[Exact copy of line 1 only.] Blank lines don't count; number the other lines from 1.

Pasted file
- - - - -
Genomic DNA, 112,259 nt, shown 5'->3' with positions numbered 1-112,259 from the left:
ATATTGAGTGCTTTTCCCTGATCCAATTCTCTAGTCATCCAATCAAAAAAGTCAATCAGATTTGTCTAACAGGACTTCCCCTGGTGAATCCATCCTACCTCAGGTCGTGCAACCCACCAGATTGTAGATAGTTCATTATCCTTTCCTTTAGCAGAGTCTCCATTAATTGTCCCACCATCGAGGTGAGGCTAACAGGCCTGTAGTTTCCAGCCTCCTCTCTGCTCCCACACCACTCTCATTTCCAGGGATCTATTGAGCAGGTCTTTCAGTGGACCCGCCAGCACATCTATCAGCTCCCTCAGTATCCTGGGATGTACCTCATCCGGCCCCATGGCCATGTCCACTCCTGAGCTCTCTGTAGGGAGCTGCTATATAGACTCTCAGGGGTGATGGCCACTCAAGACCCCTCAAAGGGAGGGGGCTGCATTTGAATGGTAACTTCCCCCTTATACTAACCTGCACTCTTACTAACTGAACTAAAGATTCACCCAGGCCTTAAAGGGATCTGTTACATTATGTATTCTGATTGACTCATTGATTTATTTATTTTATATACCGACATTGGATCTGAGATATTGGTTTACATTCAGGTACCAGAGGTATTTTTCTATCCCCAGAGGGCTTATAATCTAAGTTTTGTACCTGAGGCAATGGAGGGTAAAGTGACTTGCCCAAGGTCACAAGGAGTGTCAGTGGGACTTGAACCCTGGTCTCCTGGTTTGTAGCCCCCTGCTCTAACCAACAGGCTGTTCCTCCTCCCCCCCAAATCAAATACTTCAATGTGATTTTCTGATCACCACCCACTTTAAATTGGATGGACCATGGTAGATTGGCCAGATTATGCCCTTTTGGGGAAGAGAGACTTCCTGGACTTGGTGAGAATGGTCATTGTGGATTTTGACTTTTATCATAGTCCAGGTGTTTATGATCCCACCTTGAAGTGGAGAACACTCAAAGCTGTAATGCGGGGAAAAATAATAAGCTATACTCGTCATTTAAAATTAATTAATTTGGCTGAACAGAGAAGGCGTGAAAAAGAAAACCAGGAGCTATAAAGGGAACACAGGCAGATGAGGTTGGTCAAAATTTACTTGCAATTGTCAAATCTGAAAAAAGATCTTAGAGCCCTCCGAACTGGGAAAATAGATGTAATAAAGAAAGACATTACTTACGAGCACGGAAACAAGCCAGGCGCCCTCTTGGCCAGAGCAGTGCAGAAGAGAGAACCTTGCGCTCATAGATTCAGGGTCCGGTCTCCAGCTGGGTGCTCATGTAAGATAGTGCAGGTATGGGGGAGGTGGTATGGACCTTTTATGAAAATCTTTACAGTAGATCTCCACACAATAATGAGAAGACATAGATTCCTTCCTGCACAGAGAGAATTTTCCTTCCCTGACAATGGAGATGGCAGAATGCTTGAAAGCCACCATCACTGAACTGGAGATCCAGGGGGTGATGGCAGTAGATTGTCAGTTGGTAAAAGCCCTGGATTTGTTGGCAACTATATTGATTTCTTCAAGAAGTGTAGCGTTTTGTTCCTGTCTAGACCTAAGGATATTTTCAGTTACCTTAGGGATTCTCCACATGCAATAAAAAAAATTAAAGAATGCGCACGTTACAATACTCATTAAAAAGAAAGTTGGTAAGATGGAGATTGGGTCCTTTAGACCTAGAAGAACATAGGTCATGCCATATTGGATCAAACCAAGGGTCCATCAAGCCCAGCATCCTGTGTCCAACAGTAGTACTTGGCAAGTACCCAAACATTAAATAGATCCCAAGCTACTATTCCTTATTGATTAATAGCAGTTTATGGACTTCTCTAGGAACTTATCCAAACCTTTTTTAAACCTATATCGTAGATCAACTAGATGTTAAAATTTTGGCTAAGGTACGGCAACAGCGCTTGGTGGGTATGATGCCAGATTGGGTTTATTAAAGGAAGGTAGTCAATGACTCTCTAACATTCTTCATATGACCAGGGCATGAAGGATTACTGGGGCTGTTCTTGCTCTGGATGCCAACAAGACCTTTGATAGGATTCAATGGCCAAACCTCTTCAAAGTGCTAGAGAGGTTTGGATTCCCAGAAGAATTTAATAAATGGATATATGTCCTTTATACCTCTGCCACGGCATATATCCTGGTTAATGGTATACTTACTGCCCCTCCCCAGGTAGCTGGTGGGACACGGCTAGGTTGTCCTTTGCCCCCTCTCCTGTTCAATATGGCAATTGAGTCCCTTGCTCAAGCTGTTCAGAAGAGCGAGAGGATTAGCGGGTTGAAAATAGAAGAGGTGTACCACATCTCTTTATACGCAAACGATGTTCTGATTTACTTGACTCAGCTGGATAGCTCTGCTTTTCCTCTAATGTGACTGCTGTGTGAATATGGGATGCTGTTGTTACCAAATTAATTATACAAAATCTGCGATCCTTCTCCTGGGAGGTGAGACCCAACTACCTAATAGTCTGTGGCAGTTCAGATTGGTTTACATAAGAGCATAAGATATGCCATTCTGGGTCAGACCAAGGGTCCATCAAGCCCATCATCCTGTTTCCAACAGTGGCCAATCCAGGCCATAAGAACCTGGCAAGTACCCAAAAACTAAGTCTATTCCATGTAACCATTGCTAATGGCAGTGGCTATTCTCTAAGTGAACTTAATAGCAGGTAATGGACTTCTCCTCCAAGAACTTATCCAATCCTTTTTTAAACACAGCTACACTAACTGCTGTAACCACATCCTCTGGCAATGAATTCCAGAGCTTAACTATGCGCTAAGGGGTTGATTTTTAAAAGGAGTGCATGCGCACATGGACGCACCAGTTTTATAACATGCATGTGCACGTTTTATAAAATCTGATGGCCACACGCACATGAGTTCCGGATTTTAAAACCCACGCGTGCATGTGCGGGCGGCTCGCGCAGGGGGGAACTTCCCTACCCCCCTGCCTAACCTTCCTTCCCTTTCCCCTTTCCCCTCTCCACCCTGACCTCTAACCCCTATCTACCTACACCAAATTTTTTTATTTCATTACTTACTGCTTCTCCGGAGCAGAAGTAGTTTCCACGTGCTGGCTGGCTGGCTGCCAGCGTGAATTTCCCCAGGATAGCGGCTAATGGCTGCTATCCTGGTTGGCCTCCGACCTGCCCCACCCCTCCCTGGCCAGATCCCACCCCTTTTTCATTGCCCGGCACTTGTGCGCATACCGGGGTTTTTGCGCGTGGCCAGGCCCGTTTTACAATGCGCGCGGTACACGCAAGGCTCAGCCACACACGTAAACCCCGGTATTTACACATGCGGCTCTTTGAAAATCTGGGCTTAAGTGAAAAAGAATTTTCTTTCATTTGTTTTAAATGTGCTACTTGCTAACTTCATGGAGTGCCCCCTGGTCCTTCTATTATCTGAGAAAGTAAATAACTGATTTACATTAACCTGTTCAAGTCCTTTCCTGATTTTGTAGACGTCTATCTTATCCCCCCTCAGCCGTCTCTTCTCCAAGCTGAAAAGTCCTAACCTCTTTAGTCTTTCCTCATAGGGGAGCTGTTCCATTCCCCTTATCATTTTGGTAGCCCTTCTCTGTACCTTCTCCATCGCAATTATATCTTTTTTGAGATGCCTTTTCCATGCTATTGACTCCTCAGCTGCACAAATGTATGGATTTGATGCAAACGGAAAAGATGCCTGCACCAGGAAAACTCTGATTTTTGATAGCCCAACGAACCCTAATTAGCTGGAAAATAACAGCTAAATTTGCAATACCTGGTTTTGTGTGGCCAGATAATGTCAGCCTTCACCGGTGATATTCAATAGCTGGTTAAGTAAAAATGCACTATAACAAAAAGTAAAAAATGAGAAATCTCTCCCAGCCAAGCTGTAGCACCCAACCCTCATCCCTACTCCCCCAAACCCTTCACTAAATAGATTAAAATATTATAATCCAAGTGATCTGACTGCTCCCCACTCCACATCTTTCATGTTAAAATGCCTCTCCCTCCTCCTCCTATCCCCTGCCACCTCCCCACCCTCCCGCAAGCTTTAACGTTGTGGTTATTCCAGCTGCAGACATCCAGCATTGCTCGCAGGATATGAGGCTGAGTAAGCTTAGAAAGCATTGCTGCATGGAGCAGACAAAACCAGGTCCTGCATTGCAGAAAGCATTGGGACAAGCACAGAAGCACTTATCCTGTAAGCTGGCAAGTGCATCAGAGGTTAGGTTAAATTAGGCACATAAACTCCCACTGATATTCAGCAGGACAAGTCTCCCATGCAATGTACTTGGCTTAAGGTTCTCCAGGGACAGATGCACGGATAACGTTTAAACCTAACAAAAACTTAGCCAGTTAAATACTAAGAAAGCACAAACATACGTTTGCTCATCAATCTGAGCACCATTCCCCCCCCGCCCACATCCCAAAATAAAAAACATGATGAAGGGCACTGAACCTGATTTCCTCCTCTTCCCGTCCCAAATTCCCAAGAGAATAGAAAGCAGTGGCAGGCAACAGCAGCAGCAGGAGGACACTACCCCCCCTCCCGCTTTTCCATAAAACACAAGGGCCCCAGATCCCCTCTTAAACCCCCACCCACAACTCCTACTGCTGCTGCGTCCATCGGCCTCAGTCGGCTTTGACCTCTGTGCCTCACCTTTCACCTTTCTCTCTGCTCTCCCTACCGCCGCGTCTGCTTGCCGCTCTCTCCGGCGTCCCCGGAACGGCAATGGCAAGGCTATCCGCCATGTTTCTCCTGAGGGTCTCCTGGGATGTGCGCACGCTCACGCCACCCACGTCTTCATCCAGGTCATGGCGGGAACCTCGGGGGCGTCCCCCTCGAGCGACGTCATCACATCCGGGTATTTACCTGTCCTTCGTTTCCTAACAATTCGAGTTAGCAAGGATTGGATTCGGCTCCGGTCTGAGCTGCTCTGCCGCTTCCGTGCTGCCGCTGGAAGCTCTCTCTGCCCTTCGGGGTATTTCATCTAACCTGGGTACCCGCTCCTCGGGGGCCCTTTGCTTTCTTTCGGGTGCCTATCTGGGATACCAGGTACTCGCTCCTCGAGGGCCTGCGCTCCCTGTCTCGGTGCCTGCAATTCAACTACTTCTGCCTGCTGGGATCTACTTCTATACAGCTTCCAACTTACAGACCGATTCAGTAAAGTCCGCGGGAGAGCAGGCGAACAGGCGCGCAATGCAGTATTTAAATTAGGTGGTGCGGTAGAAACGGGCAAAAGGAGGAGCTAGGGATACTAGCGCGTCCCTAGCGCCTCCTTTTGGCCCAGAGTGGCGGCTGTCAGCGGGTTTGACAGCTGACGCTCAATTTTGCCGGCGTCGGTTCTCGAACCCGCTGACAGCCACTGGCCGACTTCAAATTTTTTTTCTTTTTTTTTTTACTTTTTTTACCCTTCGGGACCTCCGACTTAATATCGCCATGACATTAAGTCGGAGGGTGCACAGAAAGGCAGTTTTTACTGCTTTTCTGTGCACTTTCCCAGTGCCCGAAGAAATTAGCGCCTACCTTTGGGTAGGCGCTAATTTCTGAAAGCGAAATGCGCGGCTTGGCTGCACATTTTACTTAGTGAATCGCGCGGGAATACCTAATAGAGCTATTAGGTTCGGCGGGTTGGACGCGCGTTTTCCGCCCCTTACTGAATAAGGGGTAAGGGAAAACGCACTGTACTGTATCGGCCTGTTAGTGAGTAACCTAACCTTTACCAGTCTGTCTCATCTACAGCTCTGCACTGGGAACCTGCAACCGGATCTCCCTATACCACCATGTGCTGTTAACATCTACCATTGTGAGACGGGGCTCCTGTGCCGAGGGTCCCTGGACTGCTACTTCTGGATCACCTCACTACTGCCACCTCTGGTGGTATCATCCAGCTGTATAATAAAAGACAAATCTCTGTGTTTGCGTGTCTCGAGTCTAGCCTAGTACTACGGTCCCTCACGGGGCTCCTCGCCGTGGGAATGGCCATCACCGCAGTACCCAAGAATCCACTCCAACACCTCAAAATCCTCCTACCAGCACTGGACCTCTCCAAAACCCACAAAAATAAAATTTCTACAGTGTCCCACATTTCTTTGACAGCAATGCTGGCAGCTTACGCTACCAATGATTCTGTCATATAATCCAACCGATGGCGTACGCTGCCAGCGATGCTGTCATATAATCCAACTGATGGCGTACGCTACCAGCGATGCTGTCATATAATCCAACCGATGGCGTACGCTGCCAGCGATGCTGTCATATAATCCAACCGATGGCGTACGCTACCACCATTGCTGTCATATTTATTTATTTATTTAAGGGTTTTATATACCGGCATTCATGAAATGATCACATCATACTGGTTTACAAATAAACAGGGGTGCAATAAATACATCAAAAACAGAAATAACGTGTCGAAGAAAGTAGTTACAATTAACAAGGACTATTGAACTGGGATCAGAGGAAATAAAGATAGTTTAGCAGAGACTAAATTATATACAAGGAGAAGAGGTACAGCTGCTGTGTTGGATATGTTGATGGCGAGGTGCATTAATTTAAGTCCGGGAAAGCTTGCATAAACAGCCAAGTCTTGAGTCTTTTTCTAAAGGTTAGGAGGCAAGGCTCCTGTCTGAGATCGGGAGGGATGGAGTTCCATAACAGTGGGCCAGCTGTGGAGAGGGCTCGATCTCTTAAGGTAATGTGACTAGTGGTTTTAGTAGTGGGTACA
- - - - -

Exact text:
Genomic DNA, 112,259 nt, shown 5'->3' with positions numbered 1-112,259 from the left: